Dolforwyn Castle was built by Llywelyn ap Gruffudd in 1273 as a counterweight for the nearby Montgomery Castle. Gruffudd was formally recognized as prince of Wales by king Henry III under the Treaty of Montgomery, and he probably hoped that the construction of Dolforwyn would protect him against possible English aggression.
Henry III died in 1272, and his successor, Edward I, at first satisfied himself with maintaining peaceful relations. Soon, however, they deteriorated and in 1276 the Welsh-English war broke out. Dolforwyn Castle was besieged by the English forces under command of Roger Mortimer, Earl of March at the end of March 1277. During the fighting, the English used siege engines, probably trebuches, because during the excavations more than 50 stone missiles were found. Despite the shelling, however, the capitulation was decided by the lack of water supply, the castle was surrendered at the beginning of April 1277.
Dolforwyn was granted to Mortimer, who made many modifications to the castle, among other things he tried to add a new well. With the total conquest of Wales by Edward I, the stronghold, however, became strategically unnecessary. The garrison was maintained until the end of the 14th century, but in 1398 the castle was in bad condition. In a short time it was also completely abandoned and fell into total ruin.
The castle was built on a plan similar to a rectangle, along the natural ridge of the hill. The entrance to the castle was defended by a dry moat carved into the rock, which sides were secured with transverse walls to prevent potential enemies from penetrating the ditch. Just behind it was a perimeter wall with gate and next a rectangular keep, preceded by a small yard. Keep stood on the highest point of the hill, originally it was a two-story building. The constable’s chamber was located on the first floor and was accessible by external and internal timber stairs. In the English period, the keep was rebuilt: two rooms were created on the ground floor, a treasury was probably located in the smaller western one, in the east there was a great hall connected to the upper floor. Then the windows were also rebuilt for larger ones.
At the opposite end of the castle there was a cylindrical tower, another tower on the plan of the horseshoe was placed in the curtain of the north-western wall. The cylindrical tower had atypical entrances: one portal on the ground floor and another on the first floor, reached by external stairs. The economic and residential buildings were located in the main ward by the defense walls. The north – west range had two floors. Inside, a large stone pillar supported the hearth on the first floor, and a large bowl-like niche was probably used to dry the grain. In the English period, this range was extended to the horseshoe tower and connected to it by a portal at the basement level. On the eastern side of the ward there was a brewery and a bakery with ovens. The main castle ward was divided by a ditch carved into the rock, over which a timber bridge was moved. Written records from the 14th century inform about the functioning at the castle of the hall, Lady’s Chamber, the kitchen, the granary, the brewery and the bakehouse, but not all of them can be identified today. On the northern side, behind the cylindrical tower and the second ditch, there was originally a settlement founded by Llywelyn.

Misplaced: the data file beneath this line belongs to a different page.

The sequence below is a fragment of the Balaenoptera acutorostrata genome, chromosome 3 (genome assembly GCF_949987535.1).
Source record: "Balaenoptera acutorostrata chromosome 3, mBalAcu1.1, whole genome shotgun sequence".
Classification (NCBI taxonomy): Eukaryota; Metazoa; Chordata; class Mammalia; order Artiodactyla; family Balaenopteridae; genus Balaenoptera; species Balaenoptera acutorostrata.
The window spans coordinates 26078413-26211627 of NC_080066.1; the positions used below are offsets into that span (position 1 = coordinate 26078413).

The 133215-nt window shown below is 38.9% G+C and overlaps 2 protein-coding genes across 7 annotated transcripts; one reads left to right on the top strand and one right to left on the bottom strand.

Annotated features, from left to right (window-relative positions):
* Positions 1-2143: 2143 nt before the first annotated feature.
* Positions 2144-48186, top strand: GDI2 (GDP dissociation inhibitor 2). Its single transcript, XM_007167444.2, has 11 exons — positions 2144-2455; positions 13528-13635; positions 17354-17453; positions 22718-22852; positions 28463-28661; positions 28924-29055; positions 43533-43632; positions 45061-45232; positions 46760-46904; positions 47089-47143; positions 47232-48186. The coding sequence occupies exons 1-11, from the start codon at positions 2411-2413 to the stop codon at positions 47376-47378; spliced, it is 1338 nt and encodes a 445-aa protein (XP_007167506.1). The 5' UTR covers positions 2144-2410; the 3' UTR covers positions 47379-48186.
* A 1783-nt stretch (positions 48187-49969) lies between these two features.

A characteristic feature of the castle were quite archaic structural solutions, visible especially in the corners of the perimeter wall, leaving considerable blind spots and in poor securing the entrance gate. Apart from the front ditch and a simple defensive wall, it had virtually no protection, and the keep hidden behind it did little to increase the defense of the whole castle.
In the Welsh period, the castle only had to rely on rainwater. Roger Mortimer dug a well in the castle, creating a room around it next to the horseshoe tower. This small building was partially vaulted and had a mechanism for pulling buckets of water.
The castle survived to modern times in the form of a poorly preserved ruin with a readable layout of all parts, additionally well described and illustrated on the information panels. Such a form of showing the architecture and functioning of castles would be useful also in Poland. Until the 1980s, the ruins were practically invisible by the bare eye, and they were excavated during many years of archaeological works.
Davis P.R., Castles of the Welsh Princes, Talybont 2011.
Kenyon J., The medieval castles of Wales, Cardiff 2010.
Website castlesfortsbattles.co.uk, Dolforwyn castle.